Saturday, November 12, 2011

Lake Titicaca-The Uros Zone

November 11, 2011 9:55 pm

The Uros zone

An ancient Andean people thrives in fragile, reed-built floating villages on Lake Titicaca
Uros tribe
The Uros maintain a traditional livelihood with hunting, fishing and handicrafts
Lake Titicaca, located at an altitude of 3,800 metres in the Andes mountains between Peru and Bolivia, is the world’s highest navigable lake. In 1978 the government in Lima created the Titicaca National Reserve to protect 35,000 hectares of marshes off the shores of the lake near the southern city of Puno. These marshes, split into hundreds of islands by narrow waterways, attract a wide range of birds, fish and fauna, as well as being home to the Uros tribe, whose ancestry predates the Inca civilisation.



Today the Uros live among the local Aymara people, who make up the majority of the population of both southern Peru and northern Bolivia. According to David Sauna, president of the Uros community, “the Uros people are totally integrated with the Aymara community and speak their language”. However, the Uros have managed to retain their independence and lifestyle by living on 93 floating islands, which they build and maintain from totora reeds, some five kilometres off the coast and accessible only by a 20-minute boat ride from Puno.
An Uros girl
An Uros girl outside her home
The tall totora reed grows in the shallow waters near the shores of the lake. The roots of these reeds are cut into chunks and when dried, roped together until they form a large mass. They are then anchored with poles driven into the bed of the lake. Layers of reeds are stacked one on top of the other across the surface to create a base upon which the Uros construct their small homes and communal buildings.
The platforms feel sponge-like underfoot but these islands have a lifespan of around 20 years. Should there be disputes between families living on the same island it is easy to cut a single home off and float it to another island.
The Uros population numbers around 3,000 with up to 10 families on each island. The region is divided into two zones: the Rio Willy with around 370 families, or 2,200 people (where tourists are permitted); and the Ccapi sector, with 105 families and 1,050 people (where privacy is protected).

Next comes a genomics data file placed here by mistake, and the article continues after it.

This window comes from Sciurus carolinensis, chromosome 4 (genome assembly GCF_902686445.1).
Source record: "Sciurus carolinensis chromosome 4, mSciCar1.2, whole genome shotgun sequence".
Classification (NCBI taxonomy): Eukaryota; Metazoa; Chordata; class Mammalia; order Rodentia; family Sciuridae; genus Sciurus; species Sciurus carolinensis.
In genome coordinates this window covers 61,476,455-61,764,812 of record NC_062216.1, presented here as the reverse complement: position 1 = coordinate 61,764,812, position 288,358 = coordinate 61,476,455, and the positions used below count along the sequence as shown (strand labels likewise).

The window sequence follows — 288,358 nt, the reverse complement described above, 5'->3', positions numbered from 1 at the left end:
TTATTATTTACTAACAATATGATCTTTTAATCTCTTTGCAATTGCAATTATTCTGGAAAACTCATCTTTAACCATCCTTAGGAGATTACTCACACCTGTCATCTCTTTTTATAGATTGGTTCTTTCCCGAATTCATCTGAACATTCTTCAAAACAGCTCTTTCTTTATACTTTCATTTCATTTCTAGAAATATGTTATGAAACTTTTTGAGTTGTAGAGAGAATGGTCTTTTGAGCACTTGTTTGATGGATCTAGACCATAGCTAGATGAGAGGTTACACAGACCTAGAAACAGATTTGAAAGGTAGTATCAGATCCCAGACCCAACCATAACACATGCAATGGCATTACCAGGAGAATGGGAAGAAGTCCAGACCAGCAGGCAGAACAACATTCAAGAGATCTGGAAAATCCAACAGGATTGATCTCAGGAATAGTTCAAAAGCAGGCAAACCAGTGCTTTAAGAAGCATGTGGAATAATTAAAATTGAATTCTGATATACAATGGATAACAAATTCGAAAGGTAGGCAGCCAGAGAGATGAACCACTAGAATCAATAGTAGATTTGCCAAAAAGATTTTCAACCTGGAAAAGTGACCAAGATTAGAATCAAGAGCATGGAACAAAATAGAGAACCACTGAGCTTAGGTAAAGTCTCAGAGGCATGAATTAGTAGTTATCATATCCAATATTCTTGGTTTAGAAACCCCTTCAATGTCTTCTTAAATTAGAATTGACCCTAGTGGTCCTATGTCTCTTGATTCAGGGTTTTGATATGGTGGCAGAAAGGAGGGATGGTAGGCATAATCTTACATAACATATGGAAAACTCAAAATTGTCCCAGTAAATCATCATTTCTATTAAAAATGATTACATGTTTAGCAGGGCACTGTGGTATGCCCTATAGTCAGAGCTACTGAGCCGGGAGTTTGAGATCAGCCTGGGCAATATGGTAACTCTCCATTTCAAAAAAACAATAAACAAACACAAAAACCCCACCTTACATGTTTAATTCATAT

Lake Titicaca
One of the smaller floating villages on Lake Titicaca
Given the small scale of the homes – tent-like structures usually consisting of a single open-plan room – cooking takes place outside on stone slabs laid on to the reeds to protect them from catching fire. Traditionally the Uros’ livelihood has come from fishing and hunting wild birds in the marshes using spears made from reeds but while they still row reed rafts, it is not uncommon to see them in wooden boats with outboard motors.
The climate can be harsh. Although the daytime temperature rarely exceeds 18 degrees, the sun is extremely strong, and nights are cold, often dipping below zero during the summer. The Uros dress accordingly and are known for their colourful woollen costumes.
The local population is accustomed to the high altitude and have hearts and lungs that are slightly larger than people who live closer to sea level. Visitors who are not used to the mountain air often find breathing more difficult and are advised to eat lightly, drink plenty of water and walk slowly. Coca maté tea and coca leaves, said to alleviate altitude sickness, are free in most hotels.
location map of Titicaa
Tourism has developed during the past few years with boatloads of people visiting the islands from Puno. Not only have the Uros picked up a few words of English but they know how to negotiate the price of traditional handicrafts and charge a small fee for inviting visitors into their homes.
The Uros, in their fragile, reed-built homes, have survived and maintain their culture while adapting to life in the 21st century. As Sauna explains: “They preserve their traditional occupation of hunting, fishing and harvesting and play a role in protecting the ecosystem of the lake. So long as the Uros live on the islands their culture will not disappear.”
Puno is a five- to six-hour coach journey from Cusco. Alternatively there are flights from Cusco and Lima to Juliaca airport, a 30-minute drive from Puno. An overnight train service runs several times a week from Puno to Cusco for the more adventurous. There are regular ferries to the floating islands from the port of Puno.
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